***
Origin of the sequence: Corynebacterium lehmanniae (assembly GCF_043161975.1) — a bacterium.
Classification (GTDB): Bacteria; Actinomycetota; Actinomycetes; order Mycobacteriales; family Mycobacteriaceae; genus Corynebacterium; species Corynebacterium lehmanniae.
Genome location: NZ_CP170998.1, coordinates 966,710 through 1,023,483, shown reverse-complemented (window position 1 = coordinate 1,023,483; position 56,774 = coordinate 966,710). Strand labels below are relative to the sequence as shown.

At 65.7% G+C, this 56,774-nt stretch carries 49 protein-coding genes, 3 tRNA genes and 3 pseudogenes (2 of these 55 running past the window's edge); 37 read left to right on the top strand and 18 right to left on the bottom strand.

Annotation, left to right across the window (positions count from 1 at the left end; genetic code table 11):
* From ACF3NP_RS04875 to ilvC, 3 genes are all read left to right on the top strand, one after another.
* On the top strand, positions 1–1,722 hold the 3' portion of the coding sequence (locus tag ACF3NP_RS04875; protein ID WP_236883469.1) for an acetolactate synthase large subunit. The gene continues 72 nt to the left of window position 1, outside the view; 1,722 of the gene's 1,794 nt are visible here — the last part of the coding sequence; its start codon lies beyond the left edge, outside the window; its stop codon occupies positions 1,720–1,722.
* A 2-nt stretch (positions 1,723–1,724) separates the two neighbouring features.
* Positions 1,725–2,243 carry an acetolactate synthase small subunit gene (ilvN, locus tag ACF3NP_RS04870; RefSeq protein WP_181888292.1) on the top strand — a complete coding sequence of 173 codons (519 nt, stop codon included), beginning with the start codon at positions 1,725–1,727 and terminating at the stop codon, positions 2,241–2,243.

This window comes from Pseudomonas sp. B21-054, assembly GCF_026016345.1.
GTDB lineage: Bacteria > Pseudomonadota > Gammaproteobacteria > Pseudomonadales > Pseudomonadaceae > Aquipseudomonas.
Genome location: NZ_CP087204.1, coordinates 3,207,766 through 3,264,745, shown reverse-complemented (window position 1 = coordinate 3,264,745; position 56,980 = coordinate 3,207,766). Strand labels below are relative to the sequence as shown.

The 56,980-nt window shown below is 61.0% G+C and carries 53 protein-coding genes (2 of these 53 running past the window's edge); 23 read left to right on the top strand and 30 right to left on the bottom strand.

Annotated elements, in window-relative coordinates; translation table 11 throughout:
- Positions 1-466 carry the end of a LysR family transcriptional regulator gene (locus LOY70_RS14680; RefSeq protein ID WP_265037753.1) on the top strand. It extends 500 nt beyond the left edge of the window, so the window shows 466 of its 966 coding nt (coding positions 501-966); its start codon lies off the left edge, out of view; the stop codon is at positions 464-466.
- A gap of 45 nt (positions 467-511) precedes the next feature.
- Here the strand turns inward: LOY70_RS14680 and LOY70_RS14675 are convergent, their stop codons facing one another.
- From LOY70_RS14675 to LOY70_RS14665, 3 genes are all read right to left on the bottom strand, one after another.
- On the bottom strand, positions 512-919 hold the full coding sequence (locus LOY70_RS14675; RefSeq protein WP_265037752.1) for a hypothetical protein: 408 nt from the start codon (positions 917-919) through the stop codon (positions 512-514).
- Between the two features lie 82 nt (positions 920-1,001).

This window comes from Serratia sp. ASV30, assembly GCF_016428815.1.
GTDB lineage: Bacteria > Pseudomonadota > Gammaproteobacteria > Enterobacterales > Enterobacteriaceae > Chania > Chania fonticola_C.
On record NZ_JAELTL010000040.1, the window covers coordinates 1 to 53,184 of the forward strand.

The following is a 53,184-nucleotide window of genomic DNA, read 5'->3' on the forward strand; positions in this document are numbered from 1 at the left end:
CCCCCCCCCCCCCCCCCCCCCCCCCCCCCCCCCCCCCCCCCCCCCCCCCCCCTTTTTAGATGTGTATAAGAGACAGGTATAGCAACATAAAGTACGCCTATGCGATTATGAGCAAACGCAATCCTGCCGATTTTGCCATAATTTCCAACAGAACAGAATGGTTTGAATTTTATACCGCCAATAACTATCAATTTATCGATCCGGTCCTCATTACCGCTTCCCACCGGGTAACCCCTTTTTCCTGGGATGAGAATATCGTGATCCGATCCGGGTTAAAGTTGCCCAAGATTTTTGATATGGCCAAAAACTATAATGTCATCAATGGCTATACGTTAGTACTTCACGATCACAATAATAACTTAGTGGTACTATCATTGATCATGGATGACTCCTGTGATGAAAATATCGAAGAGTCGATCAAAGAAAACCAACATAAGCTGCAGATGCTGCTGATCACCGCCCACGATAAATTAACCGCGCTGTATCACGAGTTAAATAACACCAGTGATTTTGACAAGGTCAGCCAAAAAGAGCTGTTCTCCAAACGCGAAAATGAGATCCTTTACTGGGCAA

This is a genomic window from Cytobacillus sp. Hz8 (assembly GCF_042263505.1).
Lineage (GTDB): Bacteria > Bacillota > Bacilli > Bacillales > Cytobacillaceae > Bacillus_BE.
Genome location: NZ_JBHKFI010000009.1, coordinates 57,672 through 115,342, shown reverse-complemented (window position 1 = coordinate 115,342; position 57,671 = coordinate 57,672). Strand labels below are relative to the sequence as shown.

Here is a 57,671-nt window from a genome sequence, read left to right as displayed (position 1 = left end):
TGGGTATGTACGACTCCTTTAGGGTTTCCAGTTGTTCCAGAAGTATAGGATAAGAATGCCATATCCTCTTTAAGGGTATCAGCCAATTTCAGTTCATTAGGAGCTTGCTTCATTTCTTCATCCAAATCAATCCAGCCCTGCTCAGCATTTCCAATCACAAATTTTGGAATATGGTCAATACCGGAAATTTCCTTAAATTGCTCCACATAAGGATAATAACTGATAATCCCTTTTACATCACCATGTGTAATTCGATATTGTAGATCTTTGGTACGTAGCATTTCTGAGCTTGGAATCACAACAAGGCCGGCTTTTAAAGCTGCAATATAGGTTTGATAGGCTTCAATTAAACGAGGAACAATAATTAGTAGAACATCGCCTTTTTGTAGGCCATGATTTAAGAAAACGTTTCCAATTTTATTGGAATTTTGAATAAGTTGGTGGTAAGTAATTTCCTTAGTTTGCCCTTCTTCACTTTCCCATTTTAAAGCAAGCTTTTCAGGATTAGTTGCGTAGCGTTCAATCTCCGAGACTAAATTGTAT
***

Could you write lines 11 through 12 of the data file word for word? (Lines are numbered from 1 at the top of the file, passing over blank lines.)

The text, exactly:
GTDB lineage: Bacteria > Pseudomonadota > Gammaproteobacteria > Pseudomonadales > Pseudomonadaceae > Aquipseudomonas.
Genome location: NZ_CP087204.1, coordinates 3,207,766 through 3,264,745, shown reverse-complemented (window position 1 = coordinate 3,264,745; position 56,980 = coordinate 3,207,766). Strand labels below are relative to the sequence as shown.